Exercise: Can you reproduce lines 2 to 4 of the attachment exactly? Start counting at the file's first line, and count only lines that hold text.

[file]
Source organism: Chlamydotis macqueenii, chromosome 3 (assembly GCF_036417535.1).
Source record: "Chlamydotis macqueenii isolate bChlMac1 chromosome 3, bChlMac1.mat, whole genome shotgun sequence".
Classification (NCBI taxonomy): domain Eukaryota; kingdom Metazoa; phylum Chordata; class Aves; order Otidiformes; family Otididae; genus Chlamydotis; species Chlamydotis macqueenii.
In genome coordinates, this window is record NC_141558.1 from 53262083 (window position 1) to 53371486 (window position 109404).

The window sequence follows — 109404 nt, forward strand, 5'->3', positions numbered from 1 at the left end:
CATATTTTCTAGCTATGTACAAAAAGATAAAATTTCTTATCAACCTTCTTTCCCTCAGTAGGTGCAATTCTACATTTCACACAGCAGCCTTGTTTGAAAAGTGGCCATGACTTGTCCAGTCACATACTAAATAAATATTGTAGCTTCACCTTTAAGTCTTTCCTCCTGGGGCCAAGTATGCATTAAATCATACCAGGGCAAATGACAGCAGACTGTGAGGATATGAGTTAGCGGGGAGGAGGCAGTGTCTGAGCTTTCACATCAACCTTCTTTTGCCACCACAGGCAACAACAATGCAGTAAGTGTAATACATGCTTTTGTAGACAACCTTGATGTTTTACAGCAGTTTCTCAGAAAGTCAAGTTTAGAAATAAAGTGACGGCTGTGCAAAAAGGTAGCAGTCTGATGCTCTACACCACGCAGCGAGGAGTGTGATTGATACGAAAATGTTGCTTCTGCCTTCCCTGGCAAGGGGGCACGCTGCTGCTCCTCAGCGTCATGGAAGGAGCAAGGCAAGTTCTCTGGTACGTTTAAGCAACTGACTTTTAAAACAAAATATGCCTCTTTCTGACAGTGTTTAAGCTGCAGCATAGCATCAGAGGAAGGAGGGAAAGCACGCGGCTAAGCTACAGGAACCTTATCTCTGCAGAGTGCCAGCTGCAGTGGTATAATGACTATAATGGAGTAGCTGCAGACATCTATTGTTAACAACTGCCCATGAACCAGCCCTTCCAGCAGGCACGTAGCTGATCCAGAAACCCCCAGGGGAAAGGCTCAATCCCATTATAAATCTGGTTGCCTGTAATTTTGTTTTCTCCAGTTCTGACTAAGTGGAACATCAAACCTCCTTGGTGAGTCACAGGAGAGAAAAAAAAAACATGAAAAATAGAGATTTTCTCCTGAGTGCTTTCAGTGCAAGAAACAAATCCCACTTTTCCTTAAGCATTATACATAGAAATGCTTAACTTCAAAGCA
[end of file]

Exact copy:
Source record: "Chlamydotis macqueenii isolate bChlMac1 chromosome 3, bChlMac1.mat, whole genome shotgun sequence".
Classification (NCBI taxonomy): domain Eukaryota; kingdom Metazoa; phylum Chordata; class Aves; order Otidiformes; family Otididae; genus Chlamydotis; species Chlamydotis macqueenii.
In genome coordinates, this window is record NC_141558.1 from 53262083 (window position 1) to 53371486 (window position 109404).